A reversal of fortunes : climate change ‘winners’ and ‘losers’ in Antarctic Peninsula penguins

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Clucas, Gemma V.
Dunn, Michael J.
Dyke, Gareth
Emslie, Steven D.
Levy, Hila
Naveen, Ron
Polito, Michael J.
Pybus, Oliver G.
Rogers, Alex D.
Hart, Tom
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Climate-change ecology
Molecular ecology
Molecular evolution
Population genetics
Climate change is a major threat to global biodiversity. Antarctic ecosystems are no exception. Investigating past species responses to climatic events can distinguish natural from anthropogenic impacts. Climate change produces ‘winners’, species that benefit from these events and ‘losers’, species that decline or become extinct. Using molecular techniques, we assess the demographic history and population structure of Pygoscelis penguins in the Scotia Arc related to climate warming after the Last Glacial Maximum (LGM). All three pygoscelid penguins responded positively to post-LGM warming by expanding from glacial refugia, with those breeding at higher latitudes expanding most. Northern (Pygoscelis papua papua) and Southern (Pygoscelis papua ellsworthii) gentoo sub-species likely diverged during the LGM. Comparing historical responses with the literature on current trends, we see Southern gentoo penguins are responding to current warming as they did during post-LGM warming, expanding their range southwards. Conversely, Adélie and chinstrap penguins are experiencing a ‘reversal of fortunes’ as they are now declining in the Antarctic Peninsula, the opposite of their response to post-LGM warming. This suggests current climate warming has decoupled historic population responses in the Antarctic Peninsula, favoring generalist gentoo penguins as climate change ‘winners’, while Adélie and chinstrap penguins have become climate change ‘losers’.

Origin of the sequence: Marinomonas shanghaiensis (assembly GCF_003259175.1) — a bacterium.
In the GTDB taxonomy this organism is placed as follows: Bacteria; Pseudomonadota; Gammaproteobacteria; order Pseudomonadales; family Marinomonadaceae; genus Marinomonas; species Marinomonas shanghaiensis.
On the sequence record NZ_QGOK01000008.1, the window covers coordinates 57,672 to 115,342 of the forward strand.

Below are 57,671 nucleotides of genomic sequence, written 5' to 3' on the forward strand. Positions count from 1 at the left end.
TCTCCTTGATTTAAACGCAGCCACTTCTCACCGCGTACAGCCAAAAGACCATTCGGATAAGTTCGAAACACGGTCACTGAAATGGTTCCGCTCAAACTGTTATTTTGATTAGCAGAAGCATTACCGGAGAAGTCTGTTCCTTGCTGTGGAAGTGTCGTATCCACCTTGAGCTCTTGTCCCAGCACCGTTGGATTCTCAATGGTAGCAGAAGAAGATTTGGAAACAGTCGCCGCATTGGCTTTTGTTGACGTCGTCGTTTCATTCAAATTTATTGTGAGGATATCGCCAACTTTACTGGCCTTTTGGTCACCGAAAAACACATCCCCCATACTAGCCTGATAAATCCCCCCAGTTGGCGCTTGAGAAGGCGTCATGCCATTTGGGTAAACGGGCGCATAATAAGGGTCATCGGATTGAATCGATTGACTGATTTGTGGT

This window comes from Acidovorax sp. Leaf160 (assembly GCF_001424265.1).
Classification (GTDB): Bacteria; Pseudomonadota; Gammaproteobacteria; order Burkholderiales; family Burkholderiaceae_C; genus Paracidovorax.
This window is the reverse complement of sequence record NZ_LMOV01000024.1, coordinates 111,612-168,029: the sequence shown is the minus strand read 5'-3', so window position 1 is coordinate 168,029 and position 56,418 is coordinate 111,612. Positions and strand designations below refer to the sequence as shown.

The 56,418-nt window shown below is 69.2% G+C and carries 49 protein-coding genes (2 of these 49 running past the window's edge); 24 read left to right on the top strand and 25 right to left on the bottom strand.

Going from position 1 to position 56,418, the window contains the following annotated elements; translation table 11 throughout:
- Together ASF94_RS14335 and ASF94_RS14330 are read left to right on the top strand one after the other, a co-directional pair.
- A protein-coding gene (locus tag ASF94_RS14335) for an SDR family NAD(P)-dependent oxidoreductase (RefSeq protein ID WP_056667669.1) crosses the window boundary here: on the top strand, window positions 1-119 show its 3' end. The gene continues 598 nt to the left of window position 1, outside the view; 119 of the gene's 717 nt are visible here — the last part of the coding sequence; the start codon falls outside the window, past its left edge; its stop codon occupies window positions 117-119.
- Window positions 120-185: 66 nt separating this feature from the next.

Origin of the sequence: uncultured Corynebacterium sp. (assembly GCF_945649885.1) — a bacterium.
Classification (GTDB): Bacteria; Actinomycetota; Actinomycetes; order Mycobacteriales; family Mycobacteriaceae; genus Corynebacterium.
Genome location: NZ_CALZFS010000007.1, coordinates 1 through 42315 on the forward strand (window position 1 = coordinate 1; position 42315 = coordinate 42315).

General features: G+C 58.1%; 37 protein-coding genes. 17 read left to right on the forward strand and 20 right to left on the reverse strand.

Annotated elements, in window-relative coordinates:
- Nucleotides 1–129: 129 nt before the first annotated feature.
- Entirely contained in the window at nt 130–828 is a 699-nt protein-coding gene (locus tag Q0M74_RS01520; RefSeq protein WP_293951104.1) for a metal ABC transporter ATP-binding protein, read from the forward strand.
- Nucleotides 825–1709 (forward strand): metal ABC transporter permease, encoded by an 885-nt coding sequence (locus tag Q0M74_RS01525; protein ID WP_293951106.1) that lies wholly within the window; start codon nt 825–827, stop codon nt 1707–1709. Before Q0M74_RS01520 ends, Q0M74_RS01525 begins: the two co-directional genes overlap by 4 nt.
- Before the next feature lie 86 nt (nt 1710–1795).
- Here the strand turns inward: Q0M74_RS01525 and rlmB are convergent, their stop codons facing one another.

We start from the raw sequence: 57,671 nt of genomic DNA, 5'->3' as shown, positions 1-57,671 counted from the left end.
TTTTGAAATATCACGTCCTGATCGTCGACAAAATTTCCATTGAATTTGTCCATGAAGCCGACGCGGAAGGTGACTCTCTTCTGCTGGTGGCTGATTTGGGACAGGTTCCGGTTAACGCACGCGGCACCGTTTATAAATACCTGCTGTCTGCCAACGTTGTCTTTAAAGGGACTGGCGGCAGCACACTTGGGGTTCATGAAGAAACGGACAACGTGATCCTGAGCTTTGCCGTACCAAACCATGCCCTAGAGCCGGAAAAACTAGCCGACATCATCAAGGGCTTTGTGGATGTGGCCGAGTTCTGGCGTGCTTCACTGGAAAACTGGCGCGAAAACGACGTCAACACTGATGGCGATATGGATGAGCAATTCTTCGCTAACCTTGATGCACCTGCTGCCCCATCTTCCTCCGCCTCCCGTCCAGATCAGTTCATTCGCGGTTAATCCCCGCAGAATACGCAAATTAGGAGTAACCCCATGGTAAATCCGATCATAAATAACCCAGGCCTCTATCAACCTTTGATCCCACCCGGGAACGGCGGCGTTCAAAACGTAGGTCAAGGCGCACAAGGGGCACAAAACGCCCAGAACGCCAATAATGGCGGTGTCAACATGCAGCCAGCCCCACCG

© The Author(s), 2014. This article is distributed under the terms of the Creative Commons Attribution License. The definitive version was published in Scientific Reports 4 (2014): 5024, doi:10.1038/srep05024.
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Scientific Reports 4 (2014): 5024
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